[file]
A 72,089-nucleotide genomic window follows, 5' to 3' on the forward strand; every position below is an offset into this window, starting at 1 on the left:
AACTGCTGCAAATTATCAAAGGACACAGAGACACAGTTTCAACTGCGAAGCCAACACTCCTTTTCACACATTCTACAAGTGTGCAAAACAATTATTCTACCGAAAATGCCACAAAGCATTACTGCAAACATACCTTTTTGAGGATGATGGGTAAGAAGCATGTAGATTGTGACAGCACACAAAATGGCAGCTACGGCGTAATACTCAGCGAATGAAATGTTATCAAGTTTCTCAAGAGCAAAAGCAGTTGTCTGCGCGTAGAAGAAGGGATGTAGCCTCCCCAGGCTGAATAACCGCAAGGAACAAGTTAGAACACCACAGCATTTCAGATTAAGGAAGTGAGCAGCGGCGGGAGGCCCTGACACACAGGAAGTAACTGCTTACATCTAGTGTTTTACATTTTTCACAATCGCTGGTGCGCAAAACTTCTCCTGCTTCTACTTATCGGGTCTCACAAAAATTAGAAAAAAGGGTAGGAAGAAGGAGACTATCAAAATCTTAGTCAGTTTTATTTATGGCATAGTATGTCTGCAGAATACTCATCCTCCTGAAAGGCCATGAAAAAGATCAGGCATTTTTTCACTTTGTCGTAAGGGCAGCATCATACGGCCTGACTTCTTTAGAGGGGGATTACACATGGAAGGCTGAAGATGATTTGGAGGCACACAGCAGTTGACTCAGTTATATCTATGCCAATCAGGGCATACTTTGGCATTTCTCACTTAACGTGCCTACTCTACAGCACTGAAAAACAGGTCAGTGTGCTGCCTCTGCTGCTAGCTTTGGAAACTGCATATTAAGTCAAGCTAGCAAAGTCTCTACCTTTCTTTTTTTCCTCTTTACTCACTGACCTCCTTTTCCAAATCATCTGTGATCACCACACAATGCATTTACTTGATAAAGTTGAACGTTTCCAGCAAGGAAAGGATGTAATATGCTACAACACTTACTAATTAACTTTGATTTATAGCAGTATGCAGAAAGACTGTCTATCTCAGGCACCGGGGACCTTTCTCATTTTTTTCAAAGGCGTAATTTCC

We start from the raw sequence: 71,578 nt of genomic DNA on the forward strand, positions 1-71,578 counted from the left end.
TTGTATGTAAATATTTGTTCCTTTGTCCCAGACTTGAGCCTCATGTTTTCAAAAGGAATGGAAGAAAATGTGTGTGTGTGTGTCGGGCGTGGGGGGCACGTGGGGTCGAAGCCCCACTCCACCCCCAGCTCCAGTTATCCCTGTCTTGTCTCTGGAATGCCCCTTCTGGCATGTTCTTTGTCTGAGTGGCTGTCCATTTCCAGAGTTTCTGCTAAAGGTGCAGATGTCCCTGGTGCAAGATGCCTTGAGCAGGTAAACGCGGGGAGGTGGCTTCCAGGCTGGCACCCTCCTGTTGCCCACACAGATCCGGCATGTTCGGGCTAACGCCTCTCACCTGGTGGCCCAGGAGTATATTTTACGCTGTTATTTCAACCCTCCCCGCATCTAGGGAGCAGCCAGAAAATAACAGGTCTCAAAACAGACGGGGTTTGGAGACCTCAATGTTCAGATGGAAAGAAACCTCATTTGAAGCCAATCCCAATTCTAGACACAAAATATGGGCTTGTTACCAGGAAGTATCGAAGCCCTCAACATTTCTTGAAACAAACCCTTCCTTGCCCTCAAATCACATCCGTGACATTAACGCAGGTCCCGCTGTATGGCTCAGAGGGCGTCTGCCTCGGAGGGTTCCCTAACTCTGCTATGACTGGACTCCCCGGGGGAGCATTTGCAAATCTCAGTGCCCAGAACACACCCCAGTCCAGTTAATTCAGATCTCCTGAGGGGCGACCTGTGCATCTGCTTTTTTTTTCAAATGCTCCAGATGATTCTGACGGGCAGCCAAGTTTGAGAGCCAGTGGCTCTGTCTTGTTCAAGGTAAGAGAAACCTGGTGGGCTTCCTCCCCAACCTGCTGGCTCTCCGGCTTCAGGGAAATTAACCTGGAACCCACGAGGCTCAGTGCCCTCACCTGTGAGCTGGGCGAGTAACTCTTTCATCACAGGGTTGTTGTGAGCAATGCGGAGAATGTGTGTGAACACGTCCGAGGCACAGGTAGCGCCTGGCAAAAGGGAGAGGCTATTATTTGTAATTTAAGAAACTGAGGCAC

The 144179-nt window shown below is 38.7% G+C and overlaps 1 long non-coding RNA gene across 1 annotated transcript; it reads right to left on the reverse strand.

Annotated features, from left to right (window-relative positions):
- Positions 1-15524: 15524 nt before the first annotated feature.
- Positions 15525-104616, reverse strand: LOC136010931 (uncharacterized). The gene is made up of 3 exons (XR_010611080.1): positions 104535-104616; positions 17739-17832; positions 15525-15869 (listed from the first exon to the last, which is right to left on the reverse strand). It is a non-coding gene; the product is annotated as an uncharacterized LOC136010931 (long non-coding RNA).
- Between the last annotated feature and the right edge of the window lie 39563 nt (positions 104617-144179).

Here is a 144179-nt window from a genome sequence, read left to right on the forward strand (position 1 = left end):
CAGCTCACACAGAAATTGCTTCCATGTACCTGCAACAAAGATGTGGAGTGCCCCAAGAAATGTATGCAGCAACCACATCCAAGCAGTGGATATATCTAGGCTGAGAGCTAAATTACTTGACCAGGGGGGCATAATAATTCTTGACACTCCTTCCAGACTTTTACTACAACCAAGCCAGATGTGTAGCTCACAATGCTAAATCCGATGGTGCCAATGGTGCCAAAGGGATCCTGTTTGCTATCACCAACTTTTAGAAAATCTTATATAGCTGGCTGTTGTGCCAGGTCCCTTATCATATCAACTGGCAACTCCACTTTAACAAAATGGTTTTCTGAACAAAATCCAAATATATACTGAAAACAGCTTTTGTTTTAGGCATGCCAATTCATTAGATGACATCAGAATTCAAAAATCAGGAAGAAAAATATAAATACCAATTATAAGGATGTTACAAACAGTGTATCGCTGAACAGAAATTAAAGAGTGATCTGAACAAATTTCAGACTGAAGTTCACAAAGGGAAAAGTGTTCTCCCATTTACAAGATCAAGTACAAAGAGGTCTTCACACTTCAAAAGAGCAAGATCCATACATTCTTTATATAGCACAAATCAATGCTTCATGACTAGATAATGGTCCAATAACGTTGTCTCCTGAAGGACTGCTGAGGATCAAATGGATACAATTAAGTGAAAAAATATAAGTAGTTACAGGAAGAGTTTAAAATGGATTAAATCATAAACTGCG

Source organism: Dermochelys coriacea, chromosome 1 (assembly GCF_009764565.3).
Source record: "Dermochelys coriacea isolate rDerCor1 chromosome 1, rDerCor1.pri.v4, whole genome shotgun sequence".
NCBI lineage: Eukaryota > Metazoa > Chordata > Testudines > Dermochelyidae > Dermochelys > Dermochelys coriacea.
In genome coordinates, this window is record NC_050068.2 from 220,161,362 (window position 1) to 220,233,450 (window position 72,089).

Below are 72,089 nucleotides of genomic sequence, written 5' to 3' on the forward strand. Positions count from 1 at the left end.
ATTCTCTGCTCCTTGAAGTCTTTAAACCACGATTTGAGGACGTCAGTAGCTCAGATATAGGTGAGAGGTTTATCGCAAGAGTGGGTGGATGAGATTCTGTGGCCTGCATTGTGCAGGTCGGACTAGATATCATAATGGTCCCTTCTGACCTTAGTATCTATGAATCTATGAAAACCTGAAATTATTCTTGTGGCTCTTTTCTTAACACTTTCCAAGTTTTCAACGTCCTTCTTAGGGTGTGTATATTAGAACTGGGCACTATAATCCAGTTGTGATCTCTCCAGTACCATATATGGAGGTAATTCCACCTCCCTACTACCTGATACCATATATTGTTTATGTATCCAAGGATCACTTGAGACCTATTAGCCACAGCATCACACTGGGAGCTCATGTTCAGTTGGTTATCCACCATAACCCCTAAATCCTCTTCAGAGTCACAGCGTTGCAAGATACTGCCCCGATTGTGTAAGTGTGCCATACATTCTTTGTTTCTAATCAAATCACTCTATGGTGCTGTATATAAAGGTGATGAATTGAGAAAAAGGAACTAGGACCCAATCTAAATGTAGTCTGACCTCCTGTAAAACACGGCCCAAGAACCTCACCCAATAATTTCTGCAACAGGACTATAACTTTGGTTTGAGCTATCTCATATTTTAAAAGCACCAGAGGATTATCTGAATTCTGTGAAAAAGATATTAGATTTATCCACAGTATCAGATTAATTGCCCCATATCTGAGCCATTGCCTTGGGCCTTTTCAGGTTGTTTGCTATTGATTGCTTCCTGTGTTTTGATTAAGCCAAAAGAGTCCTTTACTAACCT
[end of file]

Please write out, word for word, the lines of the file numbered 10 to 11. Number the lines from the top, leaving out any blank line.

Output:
Here is a 144179-nt window from a genome sequence, read left to right on the forward strand (position 1 = left end):
CAGCTCACACAGAAATTGCTTCCATGTACCTGCAACAAAGATGTGGAGTGCCCCAAGAAATGTATGCAGCAACCACATCCAAGCAGTGGATATATCTAGGCTGAGAGCTAAATTACTTGACCAGGGGGGCATAATAATTCTTGACACTCCTTCCAGACTTTTACTACAACCAAGCCAGATGTGTAGCTCACAATGCTAAATCCGATGGTGCCAATGGTGCCAAAGGGATCCTGTTTGCTATCACCAACTTTTAGAAAATCTTATATAGCTGGCTGTTGTGCCAGGTCCCTTATCATATCAACTGGCAACTCCACTTTAACAAAATGGTTTTCTGAACAAAATCCAAATATATACTGAAAACAGCTTTTGTTTTAGGCATGCCAATTCATTAGATGACATCAGAATTCAAAAATCAGGAAGAAAAATATAAATACCAATTATAAGGATGTTACAAACAGTGTATCGCTGAACAGAAATTAAAGAGTGATCTGAACAAATTTCAGACTGAAGTTCACAAAGGGAAAAGTGTTCTCCCATTTACAAGATCAAGTACAAAGAGGTCTTCACACTTCAAAAGAGCAAGATCCATACATTCTTTATATAGCACAAATCAATGCTTCATGACTAGATAATGGTCCAATAACGTTGTCTCCTGAAGGACTGCTGAGGATCAAATGGATACAATTAAGTGAAAAAATATAAGTAGTTACAGGAAGAGTTTAAAATGGATTAAATCATAAACTGCG